Advocates of market-oriented public policy rarely have anything complimentary to say about transit systems.
Government-owned trains and buses are fiercely protected by politicians and powerful lobbying groups, despite consistently unimpressive ridership numbers and runaway costs. But in Albuquerque, at least lately, transit is a different story.
In 2004, the city,s bus system began to add express routes along Central Avenue. “Rapid Ride” features “60-foot long, articulated buses that accommodate up to 86 passengers.” The service is “loaded with new technology,” including WiFi, automatic announcements, “a global positioning system to aid in the transit applications that help passengers locate their bus in real time,” and state-of-the art security cameras and microphones. In addition, most Rapid Ride stations have “a structure which allows passengers to wait in safety and comfort.”
Route 766, which runs from the Uptown Transit Center to the West Side, saw passenger growth of 25.8 percent since its introduction. Route 790, which links the University of New Mexico’s main campus to the Northwest Transit Center, experienced growth of 87.2 percent. Route 777, connecting Tramway Boulevard to downtown, saw growth of 135.6 percent.
In its “Futures 2040 Metropolitan Transportation Plan,” the Mid-Region Metropolitan Transportation Organization concluded that increased boardings on the Duke City’s overall bus system were “directly attributable” to the three “Rapid Ride” lines.
At least in terms of demand, express bus service appears to be working in Albuquerque. So why does the city want to scrap a good thing?
Transportation planners are seeking to replace Rapid Ride with “Albuquerque Rapid Transit” (ART), which combines “many features of rail transit with the flexibility of buses.” Next month, the city will request federal funding to cover 80 percent of the costs of Phase 1 of the project, which is slated to run between Louisiana and Coors.
ART would eliminate one lane, each way, in order to create a dedicated bus guideway. It’s a shift the Cato Institute’s Randal O’Toole believes is unwise: “Dedicating two entire traffic lanes on Central Avenue to buses and giving those buses priority at traffic signals will do far more to increase congestion than any relief provided by the few cars taken off the road by the bus. Why should a few hundred bus riders a day be given these privileges while tens of thousands of people in cars are forced to sit in traffic?”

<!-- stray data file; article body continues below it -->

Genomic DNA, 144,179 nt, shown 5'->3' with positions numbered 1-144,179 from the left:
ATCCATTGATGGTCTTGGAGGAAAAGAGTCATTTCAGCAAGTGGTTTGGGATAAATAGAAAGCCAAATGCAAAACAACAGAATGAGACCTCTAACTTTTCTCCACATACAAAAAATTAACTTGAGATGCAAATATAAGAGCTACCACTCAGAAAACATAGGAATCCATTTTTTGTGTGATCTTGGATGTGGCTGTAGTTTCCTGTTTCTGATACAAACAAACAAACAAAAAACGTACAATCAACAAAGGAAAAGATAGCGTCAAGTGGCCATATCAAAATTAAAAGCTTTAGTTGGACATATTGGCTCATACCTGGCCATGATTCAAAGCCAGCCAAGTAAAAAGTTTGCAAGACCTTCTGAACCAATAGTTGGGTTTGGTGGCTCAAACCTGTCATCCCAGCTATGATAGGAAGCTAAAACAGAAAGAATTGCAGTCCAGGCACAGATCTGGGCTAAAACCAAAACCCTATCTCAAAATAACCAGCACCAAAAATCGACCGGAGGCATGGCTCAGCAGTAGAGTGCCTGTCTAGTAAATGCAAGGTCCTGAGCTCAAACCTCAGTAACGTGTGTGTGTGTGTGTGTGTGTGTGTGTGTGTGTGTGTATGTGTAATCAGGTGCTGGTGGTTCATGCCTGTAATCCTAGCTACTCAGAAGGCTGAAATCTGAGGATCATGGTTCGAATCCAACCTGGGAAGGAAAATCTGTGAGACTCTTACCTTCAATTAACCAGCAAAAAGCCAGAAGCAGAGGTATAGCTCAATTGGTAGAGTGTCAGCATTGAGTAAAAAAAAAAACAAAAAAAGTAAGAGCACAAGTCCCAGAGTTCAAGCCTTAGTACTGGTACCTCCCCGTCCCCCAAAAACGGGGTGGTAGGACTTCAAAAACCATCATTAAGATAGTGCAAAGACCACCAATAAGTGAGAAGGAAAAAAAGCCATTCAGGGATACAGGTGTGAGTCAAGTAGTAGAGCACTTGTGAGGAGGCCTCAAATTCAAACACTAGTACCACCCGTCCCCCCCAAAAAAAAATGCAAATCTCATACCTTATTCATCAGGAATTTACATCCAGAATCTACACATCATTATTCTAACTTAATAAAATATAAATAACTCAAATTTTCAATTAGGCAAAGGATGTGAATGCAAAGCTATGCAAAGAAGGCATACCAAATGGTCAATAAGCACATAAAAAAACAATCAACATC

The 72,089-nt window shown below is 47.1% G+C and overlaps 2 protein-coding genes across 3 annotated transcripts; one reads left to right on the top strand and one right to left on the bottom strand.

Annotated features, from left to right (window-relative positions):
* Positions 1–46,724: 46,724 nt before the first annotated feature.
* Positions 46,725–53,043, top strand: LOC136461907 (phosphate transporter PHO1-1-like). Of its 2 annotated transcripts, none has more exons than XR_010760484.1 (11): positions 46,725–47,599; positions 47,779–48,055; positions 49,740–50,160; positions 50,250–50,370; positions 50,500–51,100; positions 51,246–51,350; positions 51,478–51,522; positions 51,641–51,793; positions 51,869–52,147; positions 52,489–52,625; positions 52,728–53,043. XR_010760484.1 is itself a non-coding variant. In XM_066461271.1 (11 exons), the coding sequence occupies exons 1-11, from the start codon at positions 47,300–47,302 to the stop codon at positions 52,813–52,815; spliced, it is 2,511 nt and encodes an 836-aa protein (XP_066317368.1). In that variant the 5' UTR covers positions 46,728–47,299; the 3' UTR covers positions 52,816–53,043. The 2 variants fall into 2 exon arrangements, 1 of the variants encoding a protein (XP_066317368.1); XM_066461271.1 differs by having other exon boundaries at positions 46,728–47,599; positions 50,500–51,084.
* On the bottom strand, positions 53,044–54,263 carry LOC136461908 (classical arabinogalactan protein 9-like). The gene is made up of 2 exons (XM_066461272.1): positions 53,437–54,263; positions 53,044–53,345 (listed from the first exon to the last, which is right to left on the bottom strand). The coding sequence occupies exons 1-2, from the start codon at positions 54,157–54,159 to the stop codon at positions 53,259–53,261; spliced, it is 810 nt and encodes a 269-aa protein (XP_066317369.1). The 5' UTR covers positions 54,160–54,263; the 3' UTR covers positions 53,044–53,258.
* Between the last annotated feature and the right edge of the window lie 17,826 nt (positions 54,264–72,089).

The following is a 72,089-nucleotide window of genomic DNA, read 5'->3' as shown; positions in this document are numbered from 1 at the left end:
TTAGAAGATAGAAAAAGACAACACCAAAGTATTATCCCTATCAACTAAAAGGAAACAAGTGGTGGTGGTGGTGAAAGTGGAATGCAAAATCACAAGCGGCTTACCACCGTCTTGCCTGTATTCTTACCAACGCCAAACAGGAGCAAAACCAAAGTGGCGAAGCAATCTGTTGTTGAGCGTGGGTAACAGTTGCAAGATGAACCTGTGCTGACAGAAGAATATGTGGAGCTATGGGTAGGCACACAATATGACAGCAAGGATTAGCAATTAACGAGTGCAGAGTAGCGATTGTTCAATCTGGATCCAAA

Don Hancock, of the University Heights Neighborhood Association, believes ART’s plan to eliminate its route’s median strip will cause “bicycle/pedestrian safety problems … to increase dramatically.” Walkers and cyclists attempting to cross the guideway, Hancock said, are “continuous accidents just waiting to happen.”
Thus far, ART’s supporters have ignored questions about their project’s public-safety and congestion-creation issues, preferring to focus on transit’s alleged ability to attract professional Millennials. But polling data are beginning to show that young adults’ housing preferences resemble previous generations’ inclinations. Describing a recent survey, an economist for the National Association of Homebuilders wrote that two-thirds of Millennials “wanted to reside in a suburban neighborhood, compared to 10 percent wanting to own a home in a central city. Nearly a quarter of residents wanted to be outside large metropolitan areas entirely, preferring rural housing.” While recent college graduates continue to be drawn to places such as Washington, D.C., they are also flocking to “sprawling” metro areas such as Houston, Oklahoma City, Phoenix, Orlando, Salt Lake City, Las Vegas, and Nashville.
Will ART be affordable? Check the record. In the words of Veronique de Rugy, a researcher with the Mercatus Center, “Infrastructure spending tends to suffer from massive cost overruns, waste, fraud, and abuse.” And while ART is not a rail line, building it will nonetheless be a complex undertaking, involving ripping up median strips, improving sidewalks, constructing stations, and relocating utilities.
Citizens in Abilene, Anchorage, and Atlanta shouldn’t be taxed to support a project of dubious benefit to Albuquerque. The federal government should deny funding to ART.
Dowd Muska (firstname.lastname@example.org) is research director of New Mexico’s Rio Grande Foundation, an independent, nonpartisan, tax-exempt research and educational organization dedicated to promoting prosperity for New Mexico based on principles of limited government, economic freedom and individual responsibility.